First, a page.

The four Asian economies maintained exceptionally high growth rates of more than 7% a year throughout three decades, and successfully leaped forward from low-income regions to high-income economies. GDP per capita (usually seen as an indicator for economic development) of the Four Tigers increased from USD 300-400 in 1960 to around or above USD 30,000 today, challenging that of the US and Japan (Singapore and Hong Kong have already exceeded Japan). Other Asian countries did not follow the same path (Exhibit 2).
Although no single theory can fully explain the success of the Four Tigers, few will disagree that they all benefited enormously from the broader context of globalization, which helped them to accumulate capital and technology.
Moreover, at different stages of their development, these economies developed different key/pillar industries, almost solely based on their comparative advantages determined by factor endowments. With economic development and capital accumulation, factor endowment structures improved and led to the shifts in key/pillar industries gradually from labor-intensive (e.g., metal refining and textile) to capital-intensive (e.g., auto, chemical, electronics) and eventually technology/information-intensive (semiconductor, finance) (Exhibit 3).
Such a development path sounds natural and simple, but few other Asian countries managed to follow. In many economies, government intervention led to distorted market prices, with labor and capital being allocated to industries with little comparative advantage (e.g., government supports industries that are not profitable for non-economic purposes), and resulted in low efficiency in the economy. All of these impede growth.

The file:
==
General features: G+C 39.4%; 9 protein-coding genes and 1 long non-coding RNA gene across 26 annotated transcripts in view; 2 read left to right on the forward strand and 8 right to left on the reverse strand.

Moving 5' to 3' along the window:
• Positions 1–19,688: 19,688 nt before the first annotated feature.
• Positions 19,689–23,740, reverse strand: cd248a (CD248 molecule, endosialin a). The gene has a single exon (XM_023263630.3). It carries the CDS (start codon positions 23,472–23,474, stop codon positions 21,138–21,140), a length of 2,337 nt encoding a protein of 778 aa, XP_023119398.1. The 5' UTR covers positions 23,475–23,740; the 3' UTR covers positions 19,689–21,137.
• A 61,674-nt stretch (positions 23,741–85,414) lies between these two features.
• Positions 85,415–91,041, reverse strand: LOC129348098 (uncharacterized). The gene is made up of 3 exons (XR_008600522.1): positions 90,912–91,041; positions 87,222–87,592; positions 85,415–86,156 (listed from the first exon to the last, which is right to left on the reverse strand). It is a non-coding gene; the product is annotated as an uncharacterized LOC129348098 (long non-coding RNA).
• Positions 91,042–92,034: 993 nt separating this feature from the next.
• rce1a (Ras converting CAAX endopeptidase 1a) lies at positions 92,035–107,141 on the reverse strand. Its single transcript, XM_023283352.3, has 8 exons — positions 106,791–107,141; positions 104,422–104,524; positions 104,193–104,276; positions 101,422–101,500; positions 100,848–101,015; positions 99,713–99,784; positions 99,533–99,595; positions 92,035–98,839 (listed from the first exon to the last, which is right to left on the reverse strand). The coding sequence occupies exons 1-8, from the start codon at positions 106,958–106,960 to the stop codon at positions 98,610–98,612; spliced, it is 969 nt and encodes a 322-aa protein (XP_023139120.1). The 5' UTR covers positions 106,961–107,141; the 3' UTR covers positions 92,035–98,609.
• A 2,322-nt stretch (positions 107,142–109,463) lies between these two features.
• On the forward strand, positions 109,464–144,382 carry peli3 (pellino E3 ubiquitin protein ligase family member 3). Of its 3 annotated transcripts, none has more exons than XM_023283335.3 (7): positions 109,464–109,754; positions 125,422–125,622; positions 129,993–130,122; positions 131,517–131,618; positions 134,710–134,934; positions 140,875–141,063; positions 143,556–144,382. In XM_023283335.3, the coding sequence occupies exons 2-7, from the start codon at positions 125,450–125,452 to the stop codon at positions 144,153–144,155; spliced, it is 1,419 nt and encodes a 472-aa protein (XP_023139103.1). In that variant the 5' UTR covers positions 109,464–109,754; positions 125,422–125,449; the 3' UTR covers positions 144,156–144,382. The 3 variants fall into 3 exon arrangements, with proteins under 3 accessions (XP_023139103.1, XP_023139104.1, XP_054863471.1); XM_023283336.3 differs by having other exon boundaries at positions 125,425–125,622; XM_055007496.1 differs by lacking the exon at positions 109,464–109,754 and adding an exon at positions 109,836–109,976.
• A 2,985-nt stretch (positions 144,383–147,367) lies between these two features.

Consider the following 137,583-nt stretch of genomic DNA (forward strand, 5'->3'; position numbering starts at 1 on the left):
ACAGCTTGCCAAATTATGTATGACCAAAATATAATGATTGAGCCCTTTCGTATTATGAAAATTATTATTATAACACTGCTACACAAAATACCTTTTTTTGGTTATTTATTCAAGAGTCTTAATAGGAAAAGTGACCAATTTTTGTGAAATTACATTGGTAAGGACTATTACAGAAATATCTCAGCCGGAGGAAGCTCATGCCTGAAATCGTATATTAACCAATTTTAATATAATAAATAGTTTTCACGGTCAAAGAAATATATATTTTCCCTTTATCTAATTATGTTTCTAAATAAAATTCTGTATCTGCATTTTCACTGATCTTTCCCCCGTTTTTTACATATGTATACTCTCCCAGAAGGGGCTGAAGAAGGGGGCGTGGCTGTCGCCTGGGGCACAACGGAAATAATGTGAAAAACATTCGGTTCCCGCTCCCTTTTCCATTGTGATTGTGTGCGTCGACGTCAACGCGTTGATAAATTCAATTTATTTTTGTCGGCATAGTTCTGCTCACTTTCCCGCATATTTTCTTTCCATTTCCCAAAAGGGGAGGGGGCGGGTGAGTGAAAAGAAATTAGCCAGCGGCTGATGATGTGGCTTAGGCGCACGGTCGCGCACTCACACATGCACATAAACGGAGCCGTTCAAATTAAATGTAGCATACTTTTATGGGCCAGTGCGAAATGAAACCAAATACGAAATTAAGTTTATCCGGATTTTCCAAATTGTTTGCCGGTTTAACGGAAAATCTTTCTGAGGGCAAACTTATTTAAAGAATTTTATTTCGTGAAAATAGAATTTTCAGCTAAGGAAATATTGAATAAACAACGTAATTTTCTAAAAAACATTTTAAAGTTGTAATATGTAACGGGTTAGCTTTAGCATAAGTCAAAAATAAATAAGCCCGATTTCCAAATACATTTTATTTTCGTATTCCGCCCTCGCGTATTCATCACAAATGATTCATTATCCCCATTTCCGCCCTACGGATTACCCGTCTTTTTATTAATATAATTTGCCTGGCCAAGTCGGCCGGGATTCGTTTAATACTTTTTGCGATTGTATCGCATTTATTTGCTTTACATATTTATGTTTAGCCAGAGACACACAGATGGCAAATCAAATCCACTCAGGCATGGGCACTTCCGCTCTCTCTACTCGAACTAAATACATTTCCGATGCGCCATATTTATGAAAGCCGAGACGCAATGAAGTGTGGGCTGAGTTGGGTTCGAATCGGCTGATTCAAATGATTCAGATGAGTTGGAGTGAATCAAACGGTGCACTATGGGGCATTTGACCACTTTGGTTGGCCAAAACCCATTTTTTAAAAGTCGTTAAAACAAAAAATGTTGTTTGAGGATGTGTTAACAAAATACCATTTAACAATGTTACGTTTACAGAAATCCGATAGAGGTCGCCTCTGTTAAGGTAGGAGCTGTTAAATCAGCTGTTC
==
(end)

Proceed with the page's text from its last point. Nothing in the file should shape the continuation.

On the other hand, governments in the Four Tiger economies intentionally made policies to facilitate the industries with comparative advantage. Such measures include the maintenance of export-oriented policies, low taxes, and minimal welfare states.
However, after the fast development, growth in these Four Asian Tigers slowed down since the 2000s. The aging population, increasing input costs, relatively small sizes of these economies, the recent anti-globalization headwind, and the increasingly complicated relation between the US and China all contributed to the declining growth. Moreover, as China further opened up and joined WTO in 2002, supply chains have been gradually transferred to China (and recently to other developing Asian countries) from the Tiger economies since then.
As a result, average GDP growth of the Four Tigers decreased from more than 6% in 1990s to 3.7% in 2010s, and even below that of the US in several years during the recent decade.
Even with lower growth, the Four Tigers still have plenty of strengths and play important roles in the global economy and financial market.